University of Vermont
Department of Plant and Soil Science

gmg logo Winter News Articleline


Dr. Leonard Perry, Horticulture Professor Emeritus
University of Vermont

Want to exercise your green thumb this winter? Try growing cacti as houseplants. Desert cacti are well-suited to most indoor settings, where the relative humidity is rather low (20 to 30 percent) during the winter.
True cacti, a type of succulent, are native to the Americas. Many types may be grown as houseplants, each different in size, color, shape, and flowering habit. Among the most popular types are the star cactus, golden barrel, old man, bishop's cap, bunny ears, rat-tail, pincushion, Turk's cap, and ball cactus.
Most cacti purchased at plant shops, garden stores, florists, and grocery and discount stores prefer a growing space with plenty of sunlight.  Cacti grown on windowsills facing south usually flourish. The next best exposure is light from an east or west window, since it can provide direct sun for part of the day.  
Many gardeners think there is too little light in our area during the winter, but this is often not the case. With snow cover, more light is reflected during the winter than penetrates through shade trees around the home in summer.
If you just donít have enough light, you can supplement it with artificial lighting.  Be careful of the spot-type plant lights, as they may get too hot and burn the plants if closer than 6 inches or so.  Many use tube plant lights, or simply daylight or natural light fluorescent tubes, hung 6 inches or so over plant tops.  Use plant lighting, on timers, for 12 to 16 hours a day.
You can place the plants outdoors in summer, just donít move them from lower light indoors into direct full sun outdoors, and donít let them get watersoaked during rainy weather.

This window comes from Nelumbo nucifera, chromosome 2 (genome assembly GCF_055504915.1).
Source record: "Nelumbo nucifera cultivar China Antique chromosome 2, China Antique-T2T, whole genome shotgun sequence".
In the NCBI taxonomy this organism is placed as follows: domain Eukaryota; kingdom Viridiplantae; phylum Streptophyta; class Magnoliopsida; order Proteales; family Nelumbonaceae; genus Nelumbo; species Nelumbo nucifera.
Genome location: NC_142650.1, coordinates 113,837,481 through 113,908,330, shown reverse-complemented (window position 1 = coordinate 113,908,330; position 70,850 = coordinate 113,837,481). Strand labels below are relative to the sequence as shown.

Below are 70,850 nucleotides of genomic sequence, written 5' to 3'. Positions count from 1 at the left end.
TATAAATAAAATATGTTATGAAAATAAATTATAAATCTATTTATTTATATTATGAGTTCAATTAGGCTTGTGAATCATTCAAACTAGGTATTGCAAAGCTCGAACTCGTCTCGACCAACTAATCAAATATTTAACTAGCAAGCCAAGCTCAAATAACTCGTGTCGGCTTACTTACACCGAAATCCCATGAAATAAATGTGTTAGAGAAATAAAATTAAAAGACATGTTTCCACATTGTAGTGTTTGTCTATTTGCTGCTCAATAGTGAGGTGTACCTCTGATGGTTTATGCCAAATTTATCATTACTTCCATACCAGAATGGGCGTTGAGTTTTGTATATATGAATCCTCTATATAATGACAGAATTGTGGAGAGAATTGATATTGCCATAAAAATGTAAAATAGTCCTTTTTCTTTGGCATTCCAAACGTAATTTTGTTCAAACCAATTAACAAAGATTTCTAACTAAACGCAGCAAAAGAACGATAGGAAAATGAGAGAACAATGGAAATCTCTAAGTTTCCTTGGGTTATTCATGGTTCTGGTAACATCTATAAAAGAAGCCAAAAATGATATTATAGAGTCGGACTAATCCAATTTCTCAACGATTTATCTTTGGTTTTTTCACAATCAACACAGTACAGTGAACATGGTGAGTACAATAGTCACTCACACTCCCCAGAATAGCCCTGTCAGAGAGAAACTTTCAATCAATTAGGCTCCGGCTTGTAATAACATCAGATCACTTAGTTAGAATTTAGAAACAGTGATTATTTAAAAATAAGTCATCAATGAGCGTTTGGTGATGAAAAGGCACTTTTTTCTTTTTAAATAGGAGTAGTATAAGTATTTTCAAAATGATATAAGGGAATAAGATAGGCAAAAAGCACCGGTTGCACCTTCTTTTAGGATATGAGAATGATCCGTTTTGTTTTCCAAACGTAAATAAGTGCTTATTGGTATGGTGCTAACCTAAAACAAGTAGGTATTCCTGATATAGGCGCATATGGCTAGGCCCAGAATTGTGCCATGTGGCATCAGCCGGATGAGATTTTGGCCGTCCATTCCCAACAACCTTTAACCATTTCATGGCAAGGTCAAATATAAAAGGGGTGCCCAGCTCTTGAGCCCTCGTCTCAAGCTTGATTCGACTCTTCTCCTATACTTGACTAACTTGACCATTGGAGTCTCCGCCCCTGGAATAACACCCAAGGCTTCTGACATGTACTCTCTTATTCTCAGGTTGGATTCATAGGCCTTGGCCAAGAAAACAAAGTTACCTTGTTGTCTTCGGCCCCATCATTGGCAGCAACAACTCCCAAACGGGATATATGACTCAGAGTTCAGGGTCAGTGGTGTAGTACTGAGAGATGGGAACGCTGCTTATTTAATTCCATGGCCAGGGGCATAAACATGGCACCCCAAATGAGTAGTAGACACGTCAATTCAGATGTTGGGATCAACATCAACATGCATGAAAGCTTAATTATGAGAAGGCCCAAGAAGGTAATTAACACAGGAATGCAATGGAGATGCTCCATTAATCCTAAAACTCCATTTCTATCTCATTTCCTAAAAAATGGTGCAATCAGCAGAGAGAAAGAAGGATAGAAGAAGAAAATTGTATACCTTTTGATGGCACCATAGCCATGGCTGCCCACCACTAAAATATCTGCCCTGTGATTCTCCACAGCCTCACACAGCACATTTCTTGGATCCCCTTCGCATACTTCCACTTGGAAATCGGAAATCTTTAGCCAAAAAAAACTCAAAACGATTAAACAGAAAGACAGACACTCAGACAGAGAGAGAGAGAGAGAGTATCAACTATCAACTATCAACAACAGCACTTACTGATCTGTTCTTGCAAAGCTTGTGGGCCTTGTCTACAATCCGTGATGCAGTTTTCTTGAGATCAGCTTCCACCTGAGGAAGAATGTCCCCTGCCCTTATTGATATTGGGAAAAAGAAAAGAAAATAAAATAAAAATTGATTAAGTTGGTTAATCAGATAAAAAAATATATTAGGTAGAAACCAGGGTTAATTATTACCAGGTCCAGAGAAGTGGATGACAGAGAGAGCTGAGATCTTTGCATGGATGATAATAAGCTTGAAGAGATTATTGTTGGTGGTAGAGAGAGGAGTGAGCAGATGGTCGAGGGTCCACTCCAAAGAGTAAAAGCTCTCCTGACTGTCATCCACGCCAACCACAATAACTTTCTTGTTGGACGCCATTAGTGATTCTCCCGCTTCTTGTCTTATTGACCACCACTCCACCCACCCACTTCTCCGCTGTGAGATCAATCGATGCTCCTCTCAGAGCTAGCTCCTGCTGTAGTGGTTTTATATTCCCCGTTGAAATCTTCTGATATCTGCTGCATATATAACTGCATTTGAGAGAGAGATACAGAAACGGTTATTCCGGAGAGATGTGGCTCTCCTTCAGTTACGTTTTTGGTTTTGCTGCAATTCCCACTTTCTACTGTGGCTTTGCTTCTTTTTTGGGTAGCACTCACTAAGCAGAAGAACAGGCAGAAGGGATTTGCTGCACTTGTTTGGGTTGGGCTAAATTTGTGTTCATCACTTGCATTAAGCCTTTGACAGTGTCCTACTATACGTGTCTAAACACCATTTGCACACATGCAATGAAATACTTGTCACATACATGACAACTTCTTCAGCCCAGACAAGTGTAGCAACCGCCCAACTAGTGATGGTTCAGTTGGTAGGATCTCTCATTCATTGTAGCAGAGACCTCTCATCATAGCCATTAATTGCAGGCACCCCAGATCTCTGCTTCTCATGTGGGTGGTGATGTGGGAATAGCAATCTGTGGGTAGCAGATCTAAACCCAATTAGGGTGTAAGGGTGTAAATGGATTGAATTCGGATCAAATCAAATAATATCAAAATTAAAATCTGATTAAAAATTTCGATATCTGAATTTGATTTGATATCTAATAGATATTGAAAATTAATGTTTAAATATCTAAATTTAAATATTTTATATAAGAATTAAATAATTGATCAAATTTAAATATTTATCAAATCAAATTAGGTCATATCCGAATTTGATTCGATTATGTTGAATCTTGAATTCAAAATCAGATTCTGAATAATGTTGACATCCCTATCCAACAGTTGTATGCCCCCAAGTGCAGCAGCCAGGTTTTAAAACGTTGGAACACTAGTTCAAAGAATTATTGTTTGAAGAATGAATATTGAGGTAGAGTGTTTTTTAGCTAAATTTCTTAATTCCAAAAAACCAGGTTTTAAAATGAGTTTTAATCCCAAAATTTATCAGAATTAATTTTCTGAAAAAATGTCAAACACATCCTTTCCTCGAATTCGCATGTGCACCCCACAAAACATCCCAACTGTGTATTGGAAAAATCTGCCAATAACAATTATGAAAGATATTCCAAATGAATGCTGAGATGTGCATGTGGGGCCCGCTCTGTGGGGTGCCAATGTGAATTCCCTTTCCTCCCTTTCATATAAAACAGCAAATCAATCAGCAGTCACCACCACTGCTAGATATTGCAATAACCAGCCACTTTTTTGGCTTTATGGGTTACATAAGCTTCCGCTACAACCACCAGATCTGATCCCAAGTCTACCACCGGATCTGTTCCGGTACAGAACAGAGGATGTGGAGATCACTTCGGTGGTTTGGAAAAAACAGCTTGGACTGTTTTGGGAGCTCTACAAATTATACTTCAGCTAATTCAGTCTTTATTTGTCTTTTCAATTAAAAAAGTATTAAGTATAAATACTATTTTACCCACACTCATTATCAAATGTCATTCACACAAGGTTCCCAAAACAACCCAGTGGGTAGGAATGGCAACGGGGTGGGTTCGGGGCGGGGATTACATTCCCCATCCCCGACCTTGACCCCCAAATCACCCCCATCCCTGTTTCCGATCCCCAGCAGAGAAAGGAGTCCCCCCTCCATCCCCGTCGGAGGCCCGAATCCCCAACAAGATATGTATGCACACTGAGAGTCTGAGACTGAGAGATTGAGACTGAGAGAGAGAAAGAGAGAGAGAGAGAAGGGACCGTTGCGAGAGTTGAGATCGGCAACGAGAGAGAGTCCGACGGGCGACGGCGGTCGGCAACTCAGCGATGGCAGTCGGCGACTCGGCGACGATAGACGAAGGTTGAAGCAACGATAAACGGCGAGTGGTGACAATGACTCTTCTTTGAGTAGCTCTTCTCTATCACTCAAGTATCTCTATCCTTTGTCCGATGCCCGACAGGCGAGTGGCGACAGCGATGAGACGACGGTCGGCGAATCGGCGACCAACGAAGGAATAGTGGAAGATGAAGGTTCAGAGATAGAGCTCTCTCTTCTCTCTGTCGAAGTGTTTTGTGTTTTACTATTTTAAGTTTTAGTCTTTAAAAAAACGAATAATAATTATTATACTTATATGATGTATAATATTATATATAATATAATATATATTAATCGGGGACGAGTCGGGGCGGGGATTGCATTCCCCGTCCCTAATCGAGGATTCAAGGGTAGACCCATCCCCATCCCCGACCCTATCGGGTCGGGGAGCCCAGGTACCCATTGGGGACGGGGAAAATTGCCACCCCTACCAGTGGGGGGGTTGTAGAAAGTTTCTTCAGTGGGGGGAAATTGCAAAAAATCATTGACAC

Perhaps the main trick to growing cacti is proper watering, and this varies with time of year or rather if the plant is actively growing. Many cacti have been killed from overwatering during the winter, including mine.  If the weather is cloudy, or even predicted to be cloudy, don't water. If in doubt whether the soil is dry, don't water.
When watering actively growing plants (usually spring and summer), water well, allowing excess water to drain.  If pots are in a saucer, empty the water out.  In the winter when plants generally take a rest, water very littleóperhaps once every couple weeks or even once a month.  Then, apply only a small amount to moisten the soil area around the roots.
Maintain the temperature during the growth period (usually spring and summer) at 60 degrees (F) at night and 10 to 15 degrees warmer during the day. During the dormant period (usually fall and winter), reduce the temperature to 45 to 55 degrees.  If most of your rooms are warmer than this, then place your cacti near a window (but not touching it) where the temperature may be five to 10 degrees cooler than in the middle of the room.
Fertilize the cacti several times during the growth period with a liquid fertilizer. Use a complete balanced fertilizer, or look for a fertilizer labelled for cacti and succulents.  For a general houseplant fertilizer, use only one-quarter of the label amount, every other watering.
When repotting, use a soil mix prepared and sold for cacti. Or make your own from one part coarse builder's sand, one part loam soil, and one part peat moss.  After repotting, donít water for a couple weeks to avoid any rots on roots damaged during repotting.
Finally, if you brush against your cactus and get a few spines stuck in your fingers, use heavy duty tape (sticky side to the spines) to pull them out.

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